JOURNAL OF PHARMACOLOGY AND EXPERIMENTAL THERAPEUTICS, vol.261, no.3, pp.1122-1128, 1992 (SCI-Expanded)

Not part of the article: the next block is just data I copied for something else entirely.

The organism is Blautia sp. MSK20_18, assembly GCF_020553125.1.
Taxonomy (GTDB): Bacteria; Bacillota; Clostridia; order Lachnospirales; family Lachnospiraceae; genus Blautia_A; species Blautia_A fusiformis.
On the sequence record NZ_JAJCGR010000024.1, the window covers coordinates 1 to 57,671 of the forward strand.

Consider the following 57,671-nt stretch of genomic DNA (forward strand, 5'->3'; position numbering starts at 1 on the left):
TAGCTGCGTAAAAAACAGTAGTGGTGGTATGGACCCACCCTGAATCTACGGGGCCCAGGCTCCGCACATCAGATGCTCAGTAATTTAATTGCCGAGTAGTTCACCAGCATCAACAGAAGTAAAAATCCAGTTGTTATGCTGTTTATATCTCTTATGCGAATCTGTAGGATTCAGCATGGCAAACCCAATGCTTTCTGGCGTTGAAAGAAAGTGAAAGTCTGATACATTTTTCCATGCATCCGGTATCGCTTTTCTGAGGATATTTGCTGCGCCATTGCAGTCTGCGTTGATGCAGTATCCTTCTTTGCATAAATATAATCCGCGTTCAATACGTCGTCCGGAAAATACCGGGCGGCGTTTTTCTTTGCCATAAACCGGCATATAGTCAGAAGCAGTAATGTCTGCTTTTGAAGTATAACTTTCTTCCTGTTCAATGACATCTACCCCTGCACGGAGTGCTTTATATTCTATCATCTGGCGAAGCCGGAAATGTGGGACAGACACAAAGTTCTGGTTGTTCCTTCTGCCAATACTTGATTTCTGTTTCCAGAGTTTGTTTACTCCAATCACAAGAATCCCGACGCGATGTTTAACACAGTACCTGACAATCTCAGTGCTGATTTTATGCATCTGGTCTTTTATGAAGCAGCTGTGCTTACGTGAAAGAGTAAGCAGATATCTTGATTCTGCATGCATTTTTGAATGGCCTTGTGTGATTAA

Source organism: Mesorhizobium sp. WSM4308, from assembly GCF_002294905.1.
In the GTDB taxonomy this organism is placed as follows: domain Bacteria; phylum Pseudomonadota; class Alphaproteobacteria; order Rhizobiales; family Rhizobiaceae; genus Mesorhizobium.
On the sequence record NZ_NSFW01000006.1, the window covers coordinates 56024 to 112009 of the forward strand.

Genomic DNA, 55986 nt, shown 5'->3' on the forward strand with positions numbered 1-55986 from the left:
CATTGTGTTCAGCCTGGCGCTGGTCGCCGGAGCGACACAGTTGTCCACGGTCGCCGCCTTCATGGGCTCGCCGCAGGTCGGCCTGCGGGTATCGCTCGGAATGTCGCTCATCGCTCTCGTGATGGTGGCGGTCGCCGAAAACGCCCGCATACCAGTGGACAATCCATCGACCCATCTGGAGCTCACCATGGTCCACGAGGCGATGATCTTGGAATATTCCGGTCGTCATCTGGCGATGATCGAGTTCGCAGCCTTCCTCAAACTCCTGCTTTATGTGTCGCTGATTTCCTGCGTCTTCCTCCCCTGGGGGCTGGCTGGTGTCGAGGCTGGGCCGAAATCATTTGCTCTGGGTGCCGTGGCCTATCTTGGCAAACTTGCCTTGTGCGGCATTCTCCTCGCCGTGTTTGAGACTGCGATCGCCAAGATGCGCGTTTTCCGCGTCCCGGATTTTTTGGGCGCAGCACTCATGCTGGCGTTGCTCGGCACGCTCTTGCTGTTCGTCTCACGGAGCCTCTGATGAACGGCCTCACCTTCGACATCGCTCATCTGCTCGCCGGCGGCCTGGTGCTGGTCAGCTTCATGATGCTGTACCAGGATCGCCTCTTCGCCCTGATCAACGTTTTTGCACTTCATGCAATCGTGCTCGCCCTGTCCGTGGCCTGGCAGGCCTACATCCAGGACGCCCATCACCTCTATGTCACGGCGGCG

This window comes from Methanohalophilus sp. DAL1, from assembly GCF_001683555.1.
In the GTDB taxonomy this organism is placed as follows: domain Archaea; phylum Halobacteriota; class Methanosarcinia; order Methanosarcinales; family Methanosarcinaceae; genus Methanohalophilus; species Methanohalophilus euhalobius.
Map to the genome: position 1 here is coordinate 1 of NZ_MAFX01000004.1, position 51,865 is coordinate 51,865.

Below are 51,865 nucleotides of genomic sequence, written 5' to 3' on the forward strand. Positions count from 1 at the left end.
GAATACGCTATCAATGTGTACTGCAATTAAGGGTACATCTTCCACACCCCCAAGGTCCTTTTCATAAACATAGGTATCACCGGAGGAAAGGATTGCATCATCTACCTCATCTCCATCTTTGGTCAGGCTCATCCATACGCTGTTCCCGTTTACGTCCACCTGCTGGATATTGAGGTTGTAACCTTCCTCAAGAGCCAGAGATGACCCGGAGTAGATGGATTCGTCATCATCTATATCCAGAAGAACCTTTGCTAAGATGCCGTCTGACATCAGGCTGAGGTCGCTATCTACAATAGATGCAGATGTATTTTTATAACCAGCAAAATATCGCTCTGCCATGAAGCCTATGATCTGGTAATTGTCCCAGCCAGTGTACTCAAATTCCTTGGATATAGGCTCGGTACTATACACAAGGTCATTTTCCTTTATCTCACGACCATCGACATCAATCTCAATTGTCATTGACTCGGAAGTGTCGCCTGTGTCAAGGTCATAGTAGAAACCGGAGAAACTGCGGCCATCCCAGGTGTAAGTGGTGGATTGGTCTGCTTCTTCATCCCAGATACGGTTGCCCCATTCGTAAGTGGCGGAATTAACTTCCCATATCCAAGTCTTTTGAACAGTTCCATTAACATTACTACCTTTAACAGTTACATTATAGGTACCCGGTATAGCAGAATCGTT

We examined the effects of N-methyl-D-aspartate (NMDA), a glutamate agonist, and of glutamate itself, on acetylcholine (ACh) release from superfused rat striatal slices. In a Mg++-free medium, NMDA (32-1000-mu-M) as well as glutamate (1 mM) increased basal ACh release by 35 to 100% (all indicated differences, P < .05), without altering tissue ACh or choline contents. This augmentation was blocked by Mg++ (1.2 mM) or by MK-801 (10-mu-M). Electrical stimulation (15 Hz, 75 mA) increased ACh release 9-fold (from 400 to 3660 pmol/mg of protein): this was enhanced (to 4850 pmol/mg of protein) by NMDA (100-mu-M). ACh levels in stimulated slices fell by 50 or 65% depending on the absence or presence of NMDA. The addition of choline (40-mu-M) increased ACh release both basally (570 pmol/mg of protein) and with electrical stimulation (6900 pmol/mg of protein). In stimulated slices choline acted synergistically with NMDA, raising ACh release to 10,520 pmol/mg of protein. The presence of choline also blocked the fall in tissue ACh. No treatment affected tissue phospholipid or protein levels. NMDA (32-320-mu-M) also augmented basal ACh release from cortical but not hippocampal slices. Choline efflux from striatal and cortical (but not hippocampal) slices decreased by 34 to 50% in Mg++-free medium. These data indicate that NMDA-like drugs may be useful, particularly in combination with choline, to enhance striatal and cortical cholinergic activity. ACh release from rat hippocampus apparently is not affected by NMDA receptors.